“Now, you’ll come out of hibernation earlier than the other bears, and this will cause some social problems.  Let ’em be until summer hits.  Your wife doesn’t want you coming back from ‘fishing’ with half a face.”

“Ma!  … oh Fuck, did Da…”

“Watch your language, young man.”

“You don’t.”

“You’re my son and you’ll watch it.  Now.  Your father was faithful because he was a smart Beorning…”

“He was … a real Beorning?”

“Of course he was.”

“You knew?”

“Yes.”

“And you didn’t say?”

She gave him a hard stare.  “It was bad enough with you lot spreading your dinky family legends.  You’ll know when you have your own children that it’s bad news for little ones to know you’ve got a second skin until they can handle it.  You tell them when they’re old enough to keep their trap shut.  Preferably before they run away.”

He winced.  Chastened, he muttered, “Fine.  Just get this over with.”

“Well.  There’s more, but this is the important thing.  Don’t Bear up around civilized folk.”

“… seriously?  NO!  I had no idea.”

“Watch your smart mouth or I’ll watch it for you.  I mean it.  No marking, no scratching trees, not even to scare off robbers or pirates.  No bear.  Your father did it once and he almost killed one of his men.  Lucky it was dark and the man didn’t see enough to remember.  You save it for when it’s safe.  Be smart.  Be responsible.  Having a change of skin is not a toy, or some fun way to impress women, or ….”

“Ma!  I’m married!”

“And about that.  She’ll need to eat more and she might have some oddness if she’s got bear-kin growing in her belly.  Only one of mine that wasn’t like that was Wynne, thank goodness.”

“Oh my Smaug…

“Dafydd made it just long enough to have his first furry year.  He wasn’t your kind of gentle either.  Real dominant bear was your brother… don’t know if it makes it easier or harder for a boy to handle, but he kept getting into bar fights when the bear hit him hard and he couldn’t let it out.  And what he got up to in the woods was just revolting.  You know your Da was just like you?  Not just in the Beorning sense, but in that loathing for violence.”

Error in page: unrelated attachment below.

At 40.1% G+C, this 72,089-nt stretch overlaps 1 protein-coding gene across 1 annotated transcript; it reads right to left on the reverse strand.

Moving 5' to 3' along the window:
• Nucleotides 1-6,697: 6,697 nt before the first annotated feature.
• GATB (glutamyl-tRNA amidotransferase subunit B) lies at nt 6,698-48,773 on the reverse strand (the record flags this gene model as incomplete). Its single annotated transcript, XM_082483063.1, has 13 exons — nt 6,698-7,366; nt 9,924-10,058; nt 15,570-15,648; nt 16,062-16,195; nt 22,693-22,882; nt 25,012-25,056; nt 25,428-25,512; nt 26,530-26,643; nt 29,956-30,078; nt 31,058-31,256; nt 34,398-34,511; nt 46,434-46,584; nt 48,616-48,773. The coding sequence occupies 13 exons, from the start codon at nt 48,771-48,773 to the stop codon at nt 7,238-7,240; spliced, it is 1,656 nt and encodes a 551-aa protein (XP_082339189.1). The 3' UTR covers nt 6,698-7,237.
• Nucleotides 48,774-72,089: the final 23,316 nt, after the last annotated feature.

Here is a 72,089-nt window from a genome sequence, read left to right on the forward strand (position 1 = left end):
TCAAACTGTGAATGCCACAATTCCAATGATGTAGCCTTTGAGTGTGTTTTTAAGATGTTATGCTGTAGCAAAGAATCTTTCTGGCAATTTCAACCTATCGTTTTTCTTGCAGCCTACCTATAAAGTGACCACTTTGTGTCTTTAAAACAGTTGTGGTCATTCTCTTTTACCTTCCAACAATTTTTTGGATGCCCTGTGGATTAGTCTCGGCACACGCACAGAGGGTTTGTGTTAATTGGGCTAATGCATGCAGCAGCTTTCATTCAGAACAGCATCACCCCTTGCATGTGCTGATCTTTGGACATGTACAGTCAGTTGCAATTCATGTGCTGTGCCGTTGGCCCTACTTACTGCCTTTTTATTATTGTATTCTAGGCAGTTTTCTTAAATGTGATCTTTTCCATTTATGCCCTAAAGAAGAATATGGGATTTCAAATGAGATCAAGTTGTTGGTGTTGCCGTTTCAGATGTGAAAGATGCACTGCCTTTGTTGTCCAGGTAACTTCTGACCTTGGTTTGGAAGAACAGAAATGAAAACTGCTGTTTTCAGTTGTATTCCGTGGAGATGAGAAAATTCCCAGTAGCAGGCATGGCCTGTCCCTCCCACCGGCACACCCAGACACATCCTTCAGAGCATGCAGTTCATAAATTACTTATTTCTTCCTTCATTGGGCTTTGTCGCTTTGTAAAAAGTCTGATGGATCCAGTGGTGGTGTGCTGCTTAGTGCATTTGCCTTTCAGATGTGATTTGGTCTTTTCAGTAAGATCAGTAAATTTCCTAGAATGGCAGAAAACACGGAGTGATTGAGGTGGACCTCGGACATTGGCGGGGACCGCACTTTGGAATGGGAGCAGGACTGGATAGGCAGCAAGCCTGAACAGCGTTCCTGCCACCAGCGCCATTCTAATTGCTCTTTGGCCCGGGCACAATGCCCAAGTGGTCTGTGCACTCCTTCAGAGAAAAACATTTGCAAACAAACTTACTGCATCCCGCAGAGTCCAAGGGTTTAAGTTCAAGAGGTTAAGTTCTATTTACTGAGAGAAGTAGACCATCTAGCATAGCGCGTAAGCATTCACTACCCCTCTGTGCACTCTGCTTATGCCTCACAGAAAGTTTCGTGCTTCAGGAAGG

“… stop having a go.”

She made sure her voice was steady and her eyes were dry.  “Just like.  His Da made him go fight because he was sure the goblins would be back any day and wanted a Beorning working for the King.  He told the King about it, and your Da could never leave.  Never ever.  “Too dangerous” is what they said.  “Strategic asset.”  That’s why they let Wynnelet in, really.  After Dafydd, they didn’t believe us saying our children were normal.  Though we don’t tell her that.  Anyhow, your Da should never have joined up, because that man was the sweetest, gentlest soul ever to walk Arda.  Until he got stuck into a life where the people giving orders didn’t know a thinking, feeling bear from a battleaxe.  So.  When I say he understood eventually, I meant it.  And when he said the Lake needed you and not just any lad, that’s what he meant.  So.  Shut up and listen.  If Ceceil’s babes take after you, she’ll carry them a month short of normal and she’ll eat like a horse.  So make damn sure you think about that.  And if you go with a bear lady, nobody knows what you might make so don’t.  do.  it.”

“Ugh, Ma, no!”

“Don’t.  Also, don’t try to bed your wife when you’re a bear.”

“Ma!”

“It’s rude and people get hurt.”

Horror moved in to stay on his face.

She continued, scrubbing the boards ruthlessly with her cloth-wrapped brick, “And you better tell her.  She seems decent, and she’ll understand eventually.  She’s no shrinking pansy-arse minnow.”

“Uh, Ma.  She knows.”

His mother glances up long enough to lift her brows thoughtfully.  “Well.  That’s convenient.  I’m glad we had this little chat.  I think you should go away for a while and eat some salmon.”

He made a strangled noise and fled.  In the empty house, for the first time in forever, Frithvail Cook managed a decent laugh.  She could still laugh.  And alone, she could cry.

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About celeveren

If you're here, you know why.
This entry was posted in Bearing It, Silliness. Bookmark the permalink.

2 Responses to The Talk

  1. Amimain says:

    This is hilarious and beautiful.